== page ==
Consider a prosecution based on the law cited. It would be contrived and results-oriented and not justice-oriented, don't want Scott Walker to be another former Gov. Don Siegelman [] who by the way still sits in a federal prison thx to Karl Rove and corrupt US Attys. Almost every political officeholder could prosecuted for federal funds bribery under (federal) 18 U.S. Code 666, if we follow the logic of the Siegelman 'conviction;' and a prosecution of Scott Walker for using his office in the manner cited and the state statute cited, , would be as immoral.

The Wisconsin political community has to face the fact that John Chisholm let fear guide his inaction in John Doe I, and other prosecutors are equally concerned about their own careers in John Doe II

Anonymous said...

Ethical? Doesn't matter. This man, his out-of-state financers, and his core backets didn't annoint him he next presient of the United States because of his ethics.

He is their guy because he will shamelessly promote the interests of multinational corporations and billionaires. He is their guy becuase he is a distraction.

For example we're bloggin' about is lack of ethics instead of the folks that he front that believe the U.S. cannot be any form of democracy.

Anonymous said...

Even if Walker is violating the law who is going to stop him? Not the Attorney General, not the State Supreme Court and certainly not the legislature. The media is worthless because he is a cash cow to them. As for the Democrats and DPW in particular; they don't have the power to call someone and say "You're running". They work hard to try to get people to get involved but nobody wants to be slandered like Mary Burke was in the days before the election. And even if they do have a great candidate running, there are Democrats who are so pure that they won't vote for anyone who doesn't fit their criteria. On election day a well-known progressive from Madison announced that she wasn't going to vote for Burke because she just didn't agree with her on everything. What good does that do?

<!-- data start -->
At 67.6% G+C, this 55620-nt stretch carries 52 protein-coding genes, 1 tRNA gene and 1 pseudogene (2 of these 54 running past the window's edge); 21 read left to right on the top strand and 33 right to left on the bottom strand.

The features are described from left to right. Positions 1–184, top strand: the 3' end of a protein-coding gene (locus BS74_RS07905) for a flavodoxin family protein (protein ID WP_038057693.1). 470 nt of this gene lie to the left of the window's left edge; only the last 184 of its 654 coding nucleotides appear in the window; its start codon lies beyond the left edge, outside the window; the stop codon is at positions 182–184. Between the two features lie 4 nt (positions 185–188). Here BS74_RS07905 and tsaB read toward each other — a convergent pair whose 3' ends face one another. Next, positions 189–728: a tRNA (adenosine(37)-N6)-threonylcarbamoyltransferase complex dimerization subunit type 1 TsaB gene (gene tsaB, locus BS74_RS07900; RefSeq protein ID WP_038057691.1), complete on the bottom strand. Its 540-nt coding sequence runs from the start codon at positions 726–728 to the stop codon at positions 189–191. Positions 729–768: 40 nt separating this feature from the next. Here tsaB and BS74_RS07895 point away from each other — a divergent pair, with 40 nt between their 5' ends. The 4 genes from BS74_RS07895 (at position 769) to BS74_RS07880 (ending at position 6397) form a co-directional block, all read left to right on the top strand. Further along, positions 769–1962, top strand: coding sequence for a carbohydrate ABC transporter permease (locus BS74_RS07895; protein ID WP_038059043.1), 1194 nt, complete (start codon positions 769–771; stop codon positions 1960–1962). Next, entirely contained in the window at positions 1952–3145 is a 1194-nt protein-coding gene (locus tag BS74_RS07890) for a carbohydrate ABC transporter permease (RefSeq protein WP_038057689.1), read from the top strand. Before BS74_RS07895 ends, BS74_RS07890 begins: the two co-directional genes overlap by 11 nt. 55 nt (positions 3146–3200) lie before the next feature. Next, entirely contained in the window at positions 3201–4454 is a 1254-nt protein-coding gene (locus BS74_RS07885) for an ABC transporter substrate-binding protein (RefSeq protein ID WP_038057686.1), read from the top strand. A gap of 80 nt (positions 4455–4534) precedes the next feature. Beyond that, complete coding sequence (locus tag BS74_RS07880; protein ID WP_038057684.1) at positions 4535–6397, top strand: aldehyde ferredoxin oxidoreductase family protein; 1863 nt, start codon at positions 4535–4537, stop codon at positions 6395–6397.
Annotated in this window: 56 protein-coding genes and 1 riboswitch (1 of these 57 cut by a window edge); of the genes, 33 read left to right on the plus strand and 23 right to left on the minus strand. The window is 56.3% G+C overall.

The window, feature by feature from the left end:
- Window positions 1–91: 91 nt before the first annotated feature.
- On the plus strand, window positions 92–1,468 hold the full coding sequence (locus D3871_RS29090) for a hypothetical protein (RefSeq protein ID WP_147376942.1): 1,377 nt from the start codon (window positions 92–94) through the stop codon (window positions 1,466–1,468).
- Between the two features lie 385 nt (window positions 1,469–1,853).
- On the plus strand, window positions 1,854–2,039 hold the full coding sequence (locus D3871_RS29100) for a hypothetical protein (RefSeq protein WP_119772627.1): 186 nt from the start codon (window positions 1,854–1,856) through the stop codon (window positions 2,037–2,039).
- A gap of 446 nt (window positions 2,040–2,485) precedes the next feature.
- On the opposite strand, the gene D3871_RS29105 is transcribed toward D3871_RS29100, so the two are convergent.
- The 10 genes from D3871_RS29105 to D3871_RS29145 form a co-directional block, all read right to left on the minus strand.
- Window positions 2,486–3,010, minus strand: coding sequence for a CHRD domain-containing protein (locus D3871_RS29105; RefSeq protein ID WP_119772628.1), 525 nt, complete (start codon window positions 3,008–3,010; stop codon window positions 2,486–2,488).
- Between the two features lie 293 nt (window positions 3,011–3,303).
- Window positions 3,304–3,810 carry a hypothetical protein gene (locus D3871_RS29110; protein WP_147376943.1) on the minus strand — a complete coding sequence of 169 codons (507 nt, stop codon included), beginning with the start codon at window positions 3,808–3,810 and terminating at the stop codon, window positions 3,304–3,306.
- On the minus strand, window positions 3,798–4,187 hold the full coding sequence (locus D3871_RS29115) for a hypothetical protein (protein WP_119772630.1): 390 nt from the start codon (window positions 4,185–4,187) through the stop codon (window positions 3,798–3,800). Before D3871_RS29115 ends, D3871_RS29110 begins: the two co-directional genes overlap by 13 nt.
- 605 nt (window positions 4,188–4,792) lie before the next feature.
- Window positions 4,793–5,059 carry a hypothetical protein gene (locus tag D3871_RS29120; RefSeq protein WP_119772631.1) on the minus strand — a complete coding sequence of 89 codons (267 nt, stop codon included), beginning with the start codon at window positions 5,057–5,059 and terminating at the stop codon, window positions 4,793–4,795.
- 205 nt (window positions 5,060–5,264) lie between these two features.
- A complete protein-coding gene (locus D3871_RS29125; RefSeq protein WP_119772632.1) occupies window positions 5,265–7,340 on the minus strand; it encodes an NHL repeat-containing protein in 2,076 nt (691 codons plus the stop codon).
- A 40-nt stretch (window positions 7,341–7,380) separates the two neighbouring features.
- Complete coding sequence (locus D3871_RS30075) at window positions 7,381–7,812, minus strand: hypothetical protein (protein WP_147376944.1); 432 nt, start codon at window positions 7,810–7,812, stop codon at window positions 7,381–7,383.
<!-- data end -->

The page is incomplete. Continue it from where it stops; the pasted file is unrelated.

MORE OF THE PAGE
Anonymous said...

Mal, the republicans have succeeded in gaming the refs for a long time. With hindsight, it does appear that a Grand Jury would have been a better vehicle to go after the criminality behind Scott Walker's ascent to power.

As we are seeing, John Chisholm and others have allowed it to become a mockery, especially when they refused to hold anyone accountable for violating imposed secrecy. They failed to protect the integrity of the process when they stood down and let those being investigated speak to the national media without consequences.

The only reason I have heard mentioned to use a John Doe probe is it saves money over a Grand Jury. Perhaps this was a valid concern when Wisconsin was a territory and not a State.

Today, there is no legitimate reason to claim that Wisconsin cannot afford a functional legal process. By going with the archaic John Doe probe, dragging it on for years, and not holding leakers accountable for breaking the law; the investigations have become irrelevant and it does appear that now individuals that broke the law are not only going to get away with it, they are going to successfully sue those involved with the prosecution as well.

Perhaps John Chisholm and others deserve this for allowing an critical legal case to become a dysfunctional mess. Gutting John Doe laws in Wisconsin may not be as bad as many believe. It is clear that the John Doe process has failed us in the Walker probes.

my5cents said...

I think if he's going to be a part-time governor, then he should get part-time pay.

Band Director said...

Is there any way to know if a complaint has been filed with the GAB?